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Tuesday, May 24, 2016

Chasing the swallows? Not on a Royal Enfield

Watch swallows fly at sunset and imagine being that good a motorcycle rider.
I saw a motorcycle down on my way home the other night. Two other motorcyclists (travelling companions probably) were stopped and emergency vehicles had just pulled up. I didn't join the gapers' block that was forming, so I can't even guess what happened.

But, of course, it makes you think

That morning I had listened to public radio's Krista Tippett interviewing story teller Kevin Kling.

Kling survived a motorcycle accident that left him with a paralyzed right arm. This was especially bad news for him because he was born with a severely disabled left arm.

Kling wasn't riding crazily when he crashed. He had his helmet on. A car pulled in front of him — that's all.

But his choice to become a motorcycle rider in the first place had not been nearly so mundane

What so impressed me about Tippett's interview is when she read from Kling's book, "The Dog Says How."

In it he writes about watching swallows swooping at full speed through the rafters of a barn, "following roads only they could see."

"God, I wanted to feel that," he wrote

"So I bought a motorcycle."

I know what he means. Sitting with my wife on the balcony of a romantic (and expensive!) restaurant in Debrovnik recently we watched the swallows darting gracefully over the old city.

My God, they're good. No Top Gun fighter pilot could match them.

I, too, am envious of the swallows. But that is not why I bought my Royal Enfield.

I'd just wanted to go back in time, to a childhood I had never fully processed — I do remember wanting a motorcycle. The motorcycle didn't need to be fast. In fact, being slow (in modern terms) was what I imagined it would have been like in 1955.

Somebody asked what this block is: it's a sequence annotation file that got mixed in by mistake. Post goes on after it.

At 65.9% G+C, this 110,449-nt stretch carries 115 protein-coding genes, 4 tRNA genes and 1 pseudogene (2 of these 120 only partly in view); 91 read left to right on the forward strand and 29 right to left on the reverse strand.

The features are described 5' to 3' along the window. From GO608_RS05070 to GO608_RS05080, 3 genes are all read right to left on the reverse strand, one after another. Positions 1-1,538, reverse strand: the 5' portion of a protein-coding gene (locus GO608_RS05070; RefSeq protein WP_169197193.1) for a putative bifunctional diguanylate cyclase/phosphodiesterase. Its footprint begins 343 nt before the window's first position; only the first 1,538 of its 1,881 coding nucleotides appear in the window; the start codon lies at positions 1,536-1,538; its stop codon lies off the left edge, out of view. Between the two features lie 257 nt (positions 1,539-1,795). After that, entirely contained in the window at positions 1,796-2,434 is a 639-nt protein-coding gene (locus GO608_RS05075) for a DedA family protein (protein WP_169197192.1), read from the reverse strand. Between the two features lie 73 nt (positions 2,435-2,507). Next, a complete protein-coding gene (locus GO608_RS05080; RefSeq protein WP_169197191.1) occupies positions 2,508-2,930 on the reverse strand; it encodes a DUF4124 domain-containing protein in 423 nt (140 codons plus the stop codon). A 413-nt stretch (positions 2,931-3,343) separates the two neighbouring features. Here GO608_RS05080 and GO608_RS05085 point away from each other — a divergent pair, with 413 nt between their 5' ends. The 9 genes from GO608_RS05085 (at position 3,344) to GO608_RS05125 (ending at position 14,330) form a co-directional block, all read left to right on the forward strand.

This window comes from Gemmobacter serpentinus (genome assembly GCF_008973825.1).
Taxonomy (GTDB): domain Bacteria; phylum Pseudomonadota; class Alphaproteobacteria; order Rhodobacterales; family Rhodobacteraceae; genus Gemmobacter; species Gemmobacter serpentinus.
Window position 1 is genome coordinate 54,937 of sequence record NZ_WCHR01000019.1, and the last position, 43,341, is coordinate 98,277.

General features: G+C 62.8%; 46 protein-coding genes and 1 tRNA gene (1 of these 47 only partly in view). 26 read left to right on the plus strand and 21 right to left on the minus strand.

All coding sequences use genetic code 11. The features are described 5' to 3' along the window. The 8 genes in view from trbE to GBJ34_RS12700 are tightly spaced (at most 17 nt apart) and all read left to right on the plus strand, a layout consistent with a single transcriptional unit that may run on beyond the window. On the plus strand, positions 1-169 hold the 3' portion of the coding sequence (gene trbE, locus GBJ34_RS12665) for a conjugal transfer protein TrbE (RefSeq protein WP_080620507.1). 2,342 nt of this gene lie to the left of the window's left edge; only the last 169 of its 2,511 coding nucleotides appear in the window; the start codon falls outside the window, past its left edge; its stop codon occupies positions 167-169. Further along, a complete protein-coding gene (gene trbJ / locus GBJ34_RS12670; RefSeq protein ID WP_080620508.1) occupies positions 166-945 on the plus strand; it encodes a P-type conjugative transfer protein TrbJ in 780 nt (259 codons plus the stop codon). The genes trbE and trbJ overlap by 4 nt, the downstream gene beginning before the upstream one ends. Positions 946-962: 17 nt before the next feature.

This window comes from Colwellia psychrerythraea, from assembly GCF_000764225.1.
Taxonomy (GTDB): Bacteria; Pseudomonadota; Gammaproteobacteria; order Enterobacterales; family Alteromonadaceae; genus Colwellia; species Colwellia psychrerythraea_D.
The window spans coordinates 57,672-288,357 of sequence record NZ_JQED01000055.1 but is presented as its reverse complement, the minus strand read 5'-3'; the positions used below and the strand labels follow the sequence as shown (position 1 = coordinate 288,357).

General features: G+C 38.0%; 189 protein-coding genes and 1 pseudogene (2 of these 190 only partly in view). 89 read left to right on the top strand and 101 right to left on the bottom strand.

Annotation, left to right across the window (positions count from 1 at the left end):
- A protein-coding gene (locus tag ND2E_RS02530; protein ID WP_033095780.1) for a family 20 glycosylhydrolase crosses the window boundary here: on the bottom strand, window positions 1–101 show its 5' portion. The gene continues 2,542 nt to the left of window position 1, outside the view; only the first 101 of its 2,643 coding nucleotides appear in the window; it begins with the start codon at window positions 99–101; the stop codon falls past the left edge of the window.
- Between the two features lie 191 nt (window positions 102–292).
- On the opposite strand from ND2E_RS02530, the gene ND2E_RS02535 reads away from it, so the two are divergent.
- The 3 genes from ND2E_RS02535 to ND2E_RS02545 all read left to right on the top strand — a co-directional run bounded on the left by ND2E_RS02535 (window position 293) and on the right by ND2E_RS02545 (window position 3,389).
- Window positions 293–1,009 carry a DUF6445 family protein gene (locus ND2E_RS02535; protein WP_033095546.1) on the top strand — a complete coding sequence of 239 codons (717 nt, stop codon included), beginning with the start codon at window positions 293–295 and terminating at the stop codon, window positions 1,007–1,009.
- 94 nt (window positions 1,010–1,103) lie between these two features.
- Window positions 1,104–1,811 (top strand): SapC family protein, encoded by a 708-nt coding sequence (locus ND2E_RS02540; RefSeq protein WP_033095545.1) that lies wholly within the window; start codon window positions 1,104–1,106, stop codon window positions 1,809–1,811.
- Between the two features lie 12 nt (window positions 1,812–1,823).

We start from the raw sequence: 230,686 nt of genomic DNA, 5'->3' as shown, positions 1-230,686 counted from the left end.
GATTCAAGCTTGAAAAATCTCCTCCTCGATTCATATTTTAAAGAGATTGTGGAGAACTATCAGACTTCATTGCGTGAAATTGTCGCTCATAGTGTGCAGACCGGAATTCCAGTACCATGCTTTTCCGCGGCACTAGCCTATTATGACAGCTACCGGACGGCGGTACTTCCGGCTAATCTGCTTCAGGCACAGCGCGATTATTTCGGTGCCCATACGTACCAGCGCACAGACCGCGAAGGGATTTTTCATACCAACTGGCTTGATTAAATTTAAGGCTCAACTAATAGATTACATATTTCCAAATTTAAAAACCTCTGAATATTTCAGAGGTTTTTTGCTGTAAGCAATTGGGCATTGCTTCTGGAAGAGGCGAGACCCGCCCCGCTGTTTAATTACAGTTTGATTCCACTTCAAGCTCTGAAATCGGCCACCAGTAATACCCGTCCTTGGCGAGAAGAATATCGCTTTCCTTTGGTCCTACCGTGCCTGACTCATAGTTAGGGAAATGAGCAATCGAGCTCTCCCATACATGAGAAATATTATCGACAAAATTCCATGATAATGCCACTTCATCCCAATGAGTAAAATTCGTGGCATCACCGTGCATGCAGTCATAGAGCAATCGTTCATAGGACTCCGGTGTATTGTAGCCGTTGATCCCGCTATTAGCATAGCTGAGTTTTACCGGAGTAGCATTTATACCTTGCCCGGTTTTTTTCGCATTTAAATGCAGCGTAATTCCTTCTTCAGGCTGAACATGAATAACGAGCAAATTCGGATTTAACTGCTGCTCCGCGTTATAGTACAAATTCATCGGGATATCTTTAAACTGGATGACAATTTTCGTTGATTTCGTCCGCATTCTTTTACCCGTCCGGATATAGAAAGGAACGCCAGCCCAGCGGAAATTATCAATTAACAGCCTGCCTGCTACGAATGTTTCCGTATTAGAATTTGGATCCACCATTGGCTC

Kling had some thoughts about these feelings, too. He told Tippett:

"You spend the first half of your life running away from home and the second half trying to get back to home."

There are riders out there who chase the swallows, and I admire their skills although I don't possess them. For me, motorcycling isn't about trying to fly. It's about trying to land.

I'm not saying that makes me a safer rider. Not at all. The swallows rarely crash. It's just that I'm seeking a different set of sensations.

Injured as he is, Kling says the strongest feeling his accident left him is gratitude. He's glad to be alive.

No uninjured person would trade places with Kling. But his insights are instructive.

3 comments:

  1. Thank you so much for putting this story on you're blog. It is about feeling alive in what ever we do.

    ReplyDelete
  2. An inspiring post, Tom. You may like my latest (which concerns Royal Enfields along the way, too)
    http://little-corner-of-the-earth.blogspot.co.uk/2016/05/a-motorcycling-life.html

    ReplyDelete
    Replies
    1. Thank you for the link to a great blog. Readers, I recommend Avus' item about his motorcycling life. He has owned 51 bikes, and carted his family around in those great hulking sidecars you thought no one really used. Inspiring.

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